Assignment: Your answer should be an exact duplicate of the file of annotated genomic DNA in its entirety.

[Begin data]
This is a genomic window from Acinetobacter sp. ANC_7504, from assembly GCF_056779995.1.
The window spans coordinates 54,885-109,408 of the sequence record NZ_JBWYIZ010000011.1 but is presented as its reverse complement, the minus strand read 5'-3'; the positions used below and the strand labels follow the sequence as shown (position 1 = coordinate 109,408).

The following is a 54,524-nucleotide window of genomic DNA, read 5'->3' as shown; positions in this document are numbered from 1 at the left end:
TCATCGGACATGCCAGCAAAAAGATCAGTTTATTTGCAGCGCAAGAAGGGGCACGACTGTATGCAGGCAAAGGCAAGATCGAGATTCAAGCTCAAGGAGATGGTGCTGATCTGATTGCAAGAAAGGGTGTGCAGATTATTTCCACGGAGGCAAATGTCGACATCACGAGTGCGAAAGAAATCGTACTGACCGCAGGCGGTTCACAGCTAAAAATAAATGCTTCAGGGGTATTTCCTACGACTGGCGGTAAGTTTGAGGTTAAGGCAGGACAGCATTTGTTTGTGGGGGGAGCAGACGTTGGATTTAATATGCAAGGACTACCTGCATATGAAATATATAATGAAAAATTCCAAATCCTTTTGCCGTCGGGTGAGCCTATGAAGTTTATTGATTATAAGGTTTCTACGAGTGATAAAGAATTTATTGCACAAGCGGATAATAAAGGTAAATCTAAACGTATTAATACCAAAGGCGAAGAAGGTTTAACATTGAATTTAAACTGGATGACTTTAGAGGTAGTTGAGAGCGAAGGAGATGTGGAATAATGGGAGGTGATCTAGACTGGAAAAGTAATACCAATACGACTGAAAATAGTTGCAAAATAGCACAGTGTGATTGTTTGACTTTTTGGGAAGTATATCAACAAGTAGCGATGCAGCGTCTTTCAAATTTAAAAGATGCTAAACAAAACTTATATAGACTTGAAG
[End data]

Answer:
This is a genomic window from Acinetobacter sp. ANC_7504, from assembly GCF_056779995.1.
The window spans coordinates 54,885-109,408 of the sequence record NZ_JBWYIZ010000011.1 but is presented as its reverse complement, the minus strand read 5'-3'; the positions used below and the strand labels follow the sequence as shown (position 1 = coordinate 109,408).

The following is a 54,524-nucleotide window of genomic DNA, read 5'->3' as shown; positions in this document are numbered from 1 at the left end:
TCATCGGACATGCCAGCAAAAAGATCAGTTTATTTGCAGCGCAAGAAGGGGCACGACTGTATGCAGGCAAAGGCAAGATCGAGATTCAAGCTCAAGGAGATGGTGCTGATCTGATTGCAAGAAAGGGTGTGCAGATTATTTCCACGGAGGCAAATGTCGACATCACGAGTGCGAAAGAAATCGTACTGACCGCAGGCGGTTCACAGCTAAAAATAAATGCTTCAGGGGTATTTCCTACGACTGGCGGTAAGTTTGAGGTTAAGGCAGGACAGCATTTGTTTGTGGGGGGAGCAGACGTTGGATTTAATATGCAAGGACTACCTGCATATGAAATATATAATGAAAAATTCCAAATCCTTTTGCCGTCGGGTGAGCCTATGAAGTTTATTGATTATAAGGTTTCTACGAGTGATAAAGAATTTATTGCACAAGCGGATAATAAAGGTAAATCTAAACGTATTAATACCAAAGGCGAAGAAGGTTTAACATTGAATTTAAACTGGATGACTTTAGAGGTAGTTGAGAGCGAAGGAGATGTGGAATAATGGGAGGTGATCTAGACTGGAAAAGTAATACCAATACGACTGAAAATAGTTGCAAAATAGCACAGTGTGATTGTTTGACTTTTTGGGAAGTATATCAACAAGTAGCGATGCAGCGTCTTTCAAATTTAAAAGATGCTAAACAAAACTTATATAGACTTGAAG